• The American president towered at the peak of his popularity and power and at this fateful moment, his sureness of touch deserved him and he made a series of tragic fumbles
  • During war, “Politics Is Adjourned” was the slogan and partisan political strife had been kept below the surface during the war crisis; Wilson broke the truce by appealing for a Democratic victory in the congressional elections of November 1918—move backfired and (R) majority
  • Wilson’s decision to go in person to Paris to help make the peace infuriated Republicans; he snubbed the Senate in assembling his peace delegation and neglected to include a Republican senator in his official party—logical choice of Henry Cabot Lodge of MA but not included
  • Lodge would have been problematic for the president—they hated each other

An Idealist Battles the Imperialists in Paris

  • Woodrow Wilson received tumultuous welcomes from masses of France, England, and Italy; the Paris Conference of great and small nations fell into the hands of the Big Four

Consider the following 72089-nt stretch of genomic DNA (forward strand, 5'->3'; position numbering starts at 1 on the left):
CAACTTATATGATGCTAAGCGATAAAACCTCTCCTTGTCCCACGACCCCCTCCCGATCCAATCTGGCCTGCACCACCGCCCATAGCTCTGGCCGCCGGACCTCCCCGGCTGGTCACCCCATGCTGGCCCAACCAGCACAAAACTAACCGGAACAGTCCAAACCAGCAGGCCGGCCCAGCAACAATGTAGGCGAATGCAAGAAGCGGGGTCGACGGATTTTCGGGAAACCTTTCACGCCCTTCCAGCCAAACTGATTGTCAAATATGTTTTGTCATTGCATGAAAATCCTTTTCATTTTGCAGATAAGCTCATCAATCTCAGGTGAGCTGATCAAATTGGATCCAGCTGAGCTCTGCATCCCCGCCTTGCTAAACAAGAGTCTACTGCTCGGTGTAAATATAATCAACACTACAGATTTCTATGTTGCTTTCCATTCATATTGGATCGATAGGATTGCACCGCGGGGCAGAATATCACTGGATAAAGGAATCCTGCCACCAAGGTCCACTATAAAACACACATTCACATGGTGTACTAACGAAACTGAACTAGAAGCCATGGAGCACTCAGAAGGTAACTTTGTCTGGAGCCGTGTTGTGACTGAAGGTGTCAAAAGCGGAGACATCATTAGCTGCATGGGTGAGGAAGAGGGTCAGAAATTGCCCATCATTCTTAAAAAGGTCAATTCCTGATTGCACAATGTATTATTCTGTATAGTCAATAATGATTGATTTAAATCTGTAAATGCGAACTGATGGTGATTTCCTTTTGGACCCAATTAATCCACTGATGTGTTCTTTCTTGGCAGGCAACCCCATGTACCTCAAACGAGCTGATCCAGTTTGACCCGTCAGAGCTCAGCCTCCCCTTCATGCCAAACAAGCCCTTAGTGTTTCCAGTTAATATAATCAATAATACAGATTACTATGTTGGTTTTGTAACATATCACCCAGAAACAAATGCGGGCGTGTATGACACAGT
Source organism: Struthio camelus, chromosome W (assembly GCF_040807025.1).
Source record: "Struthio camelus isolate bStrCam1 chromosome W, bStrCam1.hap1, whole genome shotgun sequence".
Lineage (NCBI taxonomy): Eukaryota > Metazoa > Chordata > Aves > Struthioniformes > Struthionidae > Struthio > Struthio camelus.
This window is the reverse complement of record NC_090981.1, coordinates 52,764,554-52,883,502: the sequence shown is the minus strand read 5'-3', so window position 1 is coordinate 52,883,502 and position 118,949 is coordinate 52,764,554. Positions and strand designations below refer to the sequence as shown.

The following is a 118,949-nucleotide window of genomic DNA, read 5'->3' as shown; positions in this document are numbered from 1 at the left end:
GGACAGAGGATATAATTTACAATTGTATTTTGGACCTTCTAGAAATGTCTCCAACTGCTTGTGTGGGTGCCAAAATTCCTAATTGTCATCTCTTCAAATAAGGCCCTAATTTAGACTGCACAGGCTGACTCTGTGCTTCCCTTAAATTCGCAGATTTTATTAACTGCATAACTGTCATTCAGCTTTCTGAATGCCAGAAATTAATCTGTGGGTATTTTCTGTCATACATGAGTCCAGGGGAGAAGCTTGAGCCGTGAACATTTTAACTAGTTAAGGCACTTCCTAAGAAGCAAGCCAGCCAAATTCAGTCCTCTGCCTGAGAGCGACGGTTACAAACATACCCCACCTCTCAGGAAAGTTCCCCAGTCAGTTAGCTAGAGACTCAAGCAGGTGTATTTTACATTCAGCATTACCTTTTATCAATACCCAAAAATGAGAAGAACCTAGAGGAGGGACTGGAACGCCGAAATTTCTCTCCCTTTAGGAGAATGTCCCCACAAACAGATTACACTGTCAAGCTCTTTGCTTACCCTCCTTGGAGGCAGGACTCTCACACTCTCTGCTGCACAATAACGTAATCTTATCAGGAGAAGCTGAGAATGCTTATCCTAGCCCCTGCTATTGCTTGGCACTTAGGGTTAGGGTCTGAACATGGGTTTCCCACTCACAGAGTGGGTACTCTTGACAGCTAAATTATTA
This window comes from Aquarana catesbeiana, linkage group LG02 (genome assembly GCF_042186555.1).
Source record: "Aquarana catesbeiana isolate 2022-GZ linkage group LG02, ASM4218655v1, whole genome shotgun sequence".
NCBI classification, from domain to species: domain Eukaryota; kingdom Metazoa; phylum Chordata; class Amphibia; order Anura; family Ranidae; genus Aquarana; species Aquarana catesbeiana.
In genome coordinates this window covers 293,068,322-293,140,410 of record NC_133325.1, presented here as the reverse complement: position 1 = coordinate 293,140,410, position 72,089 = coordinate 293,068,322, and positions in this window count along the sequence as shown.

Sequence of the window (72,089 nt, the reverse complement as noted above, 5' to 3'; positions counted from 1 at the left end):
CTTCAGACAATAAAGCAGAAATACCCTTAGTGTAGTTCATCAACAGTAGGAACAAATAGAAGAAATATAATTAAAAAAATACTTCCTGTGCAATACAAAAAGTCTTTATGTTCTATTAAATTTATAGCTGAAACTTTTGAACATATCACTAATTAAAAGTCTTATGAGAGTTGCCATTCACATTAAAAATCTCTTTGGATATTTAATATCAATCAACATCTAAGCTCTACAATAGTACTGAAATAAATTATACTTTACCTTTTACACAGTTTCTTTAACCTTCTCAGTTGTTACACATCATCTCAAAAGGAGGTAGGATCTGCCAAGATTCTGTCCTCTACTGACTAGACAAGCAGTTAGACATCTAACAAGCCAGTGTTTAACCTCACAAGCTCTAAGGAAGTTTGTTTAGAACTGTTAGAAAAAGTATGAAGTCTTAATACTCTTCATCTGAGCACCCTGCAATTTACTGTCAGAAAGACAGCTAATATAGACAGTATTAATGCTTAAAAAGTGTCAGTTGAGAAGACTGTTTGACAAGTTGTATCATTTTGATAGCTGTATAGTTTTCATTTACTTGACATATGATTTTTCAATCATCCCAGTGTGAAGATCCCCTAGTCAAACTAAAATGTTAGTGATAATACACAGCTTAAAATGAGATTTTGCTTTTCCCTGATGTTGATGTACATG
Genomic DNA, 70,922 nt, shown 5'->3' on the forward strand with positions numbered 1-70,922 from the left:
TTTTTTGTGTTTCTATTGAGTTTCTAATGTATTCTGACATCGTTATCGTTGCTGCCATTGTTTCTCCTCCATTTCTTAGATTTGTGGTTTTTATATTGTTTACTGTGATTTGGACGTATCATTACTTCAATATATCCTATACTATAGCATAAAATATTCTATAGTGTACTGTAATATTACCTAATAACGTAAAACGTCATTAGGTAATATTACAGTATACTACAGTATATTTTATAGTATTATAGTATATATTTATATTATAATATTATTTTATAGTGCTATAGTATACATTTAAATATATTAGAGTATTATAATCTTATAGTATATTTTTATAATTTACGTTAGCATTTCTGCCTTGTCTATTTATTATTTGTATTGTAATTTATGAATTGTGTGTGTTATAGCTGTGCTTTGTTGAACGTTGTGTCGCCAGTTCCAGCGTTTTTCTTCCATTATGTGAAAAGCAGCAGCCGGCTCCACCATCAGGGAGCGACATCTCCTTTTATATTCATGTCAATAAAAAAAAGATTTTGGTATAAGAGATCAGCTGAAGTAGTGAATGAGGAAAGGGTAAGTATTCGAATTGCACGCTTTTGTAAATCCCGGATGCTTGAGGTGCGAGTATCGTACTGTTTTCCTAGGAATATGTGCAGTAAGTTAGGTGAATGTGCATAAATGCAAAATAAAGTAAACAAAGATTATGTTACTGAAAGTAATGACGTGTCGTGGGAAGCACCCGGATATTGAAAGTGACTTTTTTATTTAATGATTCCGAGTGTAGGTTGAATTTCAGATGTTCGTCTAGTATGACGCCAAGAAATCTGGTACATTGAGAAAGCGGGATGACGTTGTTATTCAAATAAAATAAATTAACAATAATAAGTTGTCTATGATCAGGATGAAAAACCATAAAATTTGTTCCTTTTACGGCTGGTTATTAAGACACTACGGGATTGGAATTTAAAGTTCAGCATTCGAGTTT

• Wilson represented the richest great power and was joined by Premier Vittorio Orlando of Italy, Prime Minister David Lloyd George of Britain, and Premier Georges Clemenceau of France
  • Speed was urgent when the conference opened on January 18, 1919
  • Wilson’s ultimate goal was a world parliament to be known as the League of Nations—the victors would not take possession of conquered territory outright but would receive as trustees
  • The Big Four agreed to make the League Covenant, Wilson’s brainchild, an integral part of the final peace treaty—assembly of seats for all nations and a council controlled by many powers

Hammering Out the Treaty

  • To certain Republican senators, the League was a useless circle or over-potent “super-state”
  • Thirty-nine Republican senators proclaimed that the Senate would not approve the League of Nations and difficulties delighted Wilson’s Allied adversaries in Paris—bargaining position
  • France secured the Security Treaty, in which both Britain and America pledged to come to its aid in the event of another German invasion—pact pigeonholed by the U.S. Senate (alliances)